How to catch a cargo ship

Posted on 2 February, 2012

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In March 2012, Tom and I are catching the cargo ship ‘Natalie Schulte’ across the 2623 kilometer ditch that separates Melbourne and Auckland. It will take eight days. Apart from feeling a need to live out the opening credits of The Wire season two while also being unable to text, email or even pigeon for over a week, we want to see if we can travel to NZ without using planes.

The quick answer is: yes, you can, we will, but it takes some organising …

When catching a cargo ship from, say, Melbourne to Auckland, you need to be prepared for a few things:

1. A cargo ship is not a plane.
2. Finding a cargo ship isn’t easy.
3. A cargo ship is stupidly expensive.
4. A cargo ship takes a long time to get from where it came from to where it’s going to.

1. A cargo ship is not a plane

A cargo ship is bigger and better and more wonderfully obscure than a plane. I contacted about 10 different shipping companies and had email discussions with seven before settling on a big, red ship through Hamburg Sud.
‘But why go to New Zealand,’ asked one cargo ship booking agent, ‘when you could go to Philadelphia via the Panama Canal and Jamaica?’ Why not indeed?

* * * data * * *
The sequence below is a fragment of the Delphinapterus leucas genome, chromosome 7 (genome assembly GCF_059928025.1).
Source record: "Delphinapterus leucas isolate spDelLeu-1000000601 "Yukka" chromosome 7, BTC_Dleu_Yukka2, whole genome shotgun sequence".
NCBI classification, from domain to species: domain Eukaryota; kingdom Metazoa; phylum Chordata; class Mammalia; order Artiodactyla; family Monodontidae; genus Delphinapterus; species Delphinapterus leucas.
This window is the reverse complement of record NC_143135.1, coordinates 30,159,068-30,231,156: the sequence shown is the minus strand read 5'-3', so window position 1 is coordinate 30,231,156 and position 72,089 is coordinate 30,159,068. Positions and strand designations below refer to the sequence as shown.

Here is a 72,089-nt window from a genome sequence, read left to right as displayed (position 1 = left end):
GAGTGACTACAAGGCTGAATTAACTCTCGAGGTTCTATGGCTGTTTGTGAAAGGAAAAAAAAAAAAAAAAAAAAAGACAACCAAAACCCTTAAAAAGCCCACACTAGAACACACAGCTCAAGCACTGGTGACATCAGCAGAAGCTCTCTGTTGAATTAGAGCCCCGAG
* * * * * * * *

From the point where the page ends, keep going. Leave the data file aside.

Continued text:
Getting a ticket for a smaller leg (Melb to Auckland) on a cargo ship is more difficult than for longer legs. Shipping companies would generally prefer to sell the whole ticket (from Melbourne to Philly, for example) than a ‘shorter’ trip (only eight days? Heck, in my day we …). Generally for shorter legs they will only allow you to book one month in advance of the departure date in case they can sell the ticket to someone for a longer leg. In the end, Tom and I settled for two single cabins, which was all they had left.

2. Finding a cargo ship isn’t easy.

For ships departing from Melbourne (or other parts of Australia or New Zealand), try contacting the following companies. They’re all responsive, availableish and travel through the Asia Pacific:

Globoship: http://www.globoship.ch/ (for a translation of this Swiss site, type ‘Globoship’ into Google and translate the page) or contact them on info@globoship.ch

Hamburg Sud: http://www.hamburgsud.com/group/en/corporatehome/ contact sandra.santo@hamburgsued-reiseagentur.de

Freighter expeditions: http://www.freighterexpeditions.com.au/ contact jrichards@freighterexpeditions.com.au

CMA CGM: http://www.cma-cgm.com/WorldwideNetwork/Agencies/AgencyList.aspx?PageMethod=InitializeParameters&Country=11 contact ho.maubert@cma-cgm.com

Freighter travel NZ: http://www.freightertravel.co.nz/

3. A cargo ship is stupidly expensive.

For travel on a cargo ship you’re looking at between AUD 100 – AUD 150 per day, possibly more, which includes a cabin and meals. If you think of it as a trip to Bali, without the massages, knickknacks and cultural cringe (at seeing yourself reflected in mind-numbingly idiotic tourists), then this price becomes more reasonable. It’s like Bali in the middle of the ocean with a whole bunch of shipping containers!